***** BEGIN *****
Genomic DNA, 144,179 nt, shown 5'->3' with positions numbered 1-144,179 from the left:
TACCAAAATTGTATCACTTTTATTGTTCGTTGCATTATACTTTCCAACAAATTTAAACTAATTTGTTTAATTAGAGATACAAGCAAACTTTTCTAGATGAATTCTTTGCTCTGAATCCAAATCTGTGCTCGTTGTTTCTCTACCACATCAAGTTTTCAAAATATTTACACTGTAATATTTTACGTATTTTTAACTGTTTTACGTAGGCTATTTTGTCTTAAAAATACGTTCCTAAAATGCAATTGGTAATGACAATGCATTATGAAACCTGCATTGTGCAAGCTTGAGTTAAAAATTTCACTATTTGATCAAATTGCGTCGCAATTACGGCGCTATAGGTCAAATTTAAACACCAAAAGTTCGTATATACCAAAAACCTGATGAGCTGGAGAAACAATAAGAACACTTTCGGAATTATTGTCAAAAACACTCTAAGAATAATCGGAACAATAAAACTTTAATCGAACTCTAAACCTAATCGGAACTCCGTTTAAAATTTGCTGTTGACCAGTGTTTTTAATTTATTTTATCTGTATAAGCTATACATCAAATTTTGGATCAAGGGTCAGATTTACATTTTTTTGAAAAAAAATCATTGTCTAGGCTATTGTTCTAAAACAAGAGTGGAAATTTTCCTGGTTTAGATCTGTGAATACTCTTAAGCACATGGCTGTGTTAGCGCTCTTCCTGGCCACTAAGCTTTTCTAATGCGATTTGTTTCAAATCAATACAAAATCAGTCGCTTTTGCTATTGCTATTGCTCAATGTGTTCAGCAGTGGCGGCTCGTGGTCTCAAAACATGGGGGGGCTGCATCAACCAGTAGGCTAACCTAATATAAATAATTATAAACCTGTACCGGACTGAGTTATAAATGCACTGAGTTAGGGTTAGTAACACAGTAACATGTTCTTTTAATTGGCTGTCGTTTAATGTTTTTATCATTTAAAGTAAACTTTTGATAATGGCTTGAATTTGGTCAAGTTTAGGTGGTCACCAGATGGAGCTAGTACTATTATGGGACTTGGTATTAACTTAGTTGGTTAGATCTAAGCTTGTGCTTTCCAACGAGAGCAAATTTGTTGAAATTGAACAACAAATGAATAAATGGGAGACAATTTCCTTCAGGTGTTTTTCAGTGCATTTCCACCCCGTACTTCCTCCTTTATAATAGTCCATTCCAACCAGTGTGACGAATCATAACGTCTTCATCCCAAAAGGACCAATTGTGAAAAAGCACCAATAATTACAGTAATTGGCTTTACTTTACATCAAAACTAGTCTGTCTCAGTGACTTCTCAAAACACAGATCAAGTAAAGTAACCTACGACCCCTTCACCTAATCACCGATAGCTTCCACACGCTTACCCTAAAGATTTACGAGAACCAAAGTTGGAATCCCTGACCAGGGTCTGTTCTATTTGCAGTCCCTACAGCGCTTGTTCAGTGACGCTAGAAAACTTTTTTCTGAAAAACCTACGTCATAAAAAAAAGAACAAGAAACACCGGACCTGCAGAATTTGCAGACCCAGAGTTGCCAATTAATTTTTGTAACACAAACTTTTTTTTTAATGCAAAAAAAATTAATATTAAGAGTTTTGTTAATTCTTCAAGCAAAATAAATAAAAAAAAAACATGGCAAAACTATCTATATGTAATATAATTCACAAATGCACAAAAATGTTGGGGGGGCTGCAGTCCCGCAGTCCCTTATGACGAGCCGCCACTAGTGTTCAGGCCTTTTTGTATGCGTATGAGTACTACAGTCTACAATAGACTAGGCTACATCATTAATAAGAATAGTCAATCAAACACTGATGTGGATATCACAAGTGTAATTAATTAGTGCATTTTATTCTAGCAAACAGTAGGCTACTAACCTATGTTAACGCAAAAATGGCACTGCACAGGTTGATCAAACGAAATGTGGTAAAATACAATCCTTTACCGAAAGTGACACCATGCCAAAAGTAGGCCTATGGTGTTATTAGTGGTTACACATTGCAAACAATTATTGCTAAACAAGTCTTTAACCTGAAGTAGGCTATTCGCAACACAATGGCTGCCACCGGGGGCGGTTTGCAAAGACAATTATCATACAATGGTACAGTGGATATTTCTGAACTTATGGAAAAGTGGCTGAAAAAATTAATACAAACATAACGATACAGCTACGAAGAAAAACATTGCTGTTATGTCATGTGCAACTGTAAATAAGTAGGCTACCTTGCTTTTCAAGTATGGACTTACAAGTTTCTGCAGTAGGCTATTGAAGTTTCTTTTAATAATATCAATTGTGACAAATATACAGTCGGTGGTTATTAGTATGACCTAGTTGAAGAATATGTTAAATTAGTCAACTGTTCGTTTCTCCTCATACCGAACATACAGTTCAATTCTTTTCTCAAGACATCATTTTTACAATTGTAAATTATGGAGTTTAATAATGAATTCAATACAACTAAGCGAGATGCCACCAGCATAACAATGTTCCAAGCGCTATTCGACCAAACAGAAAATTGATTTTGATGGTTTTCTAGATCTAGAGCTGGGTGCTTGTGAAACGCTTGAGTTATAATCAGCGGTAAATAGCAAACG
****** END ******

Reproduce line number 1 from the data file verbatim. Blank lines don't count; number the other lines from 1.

Genomic DNA, 144,179 nt, shown 5'->3' with positions numbered 1-144,179 from the left: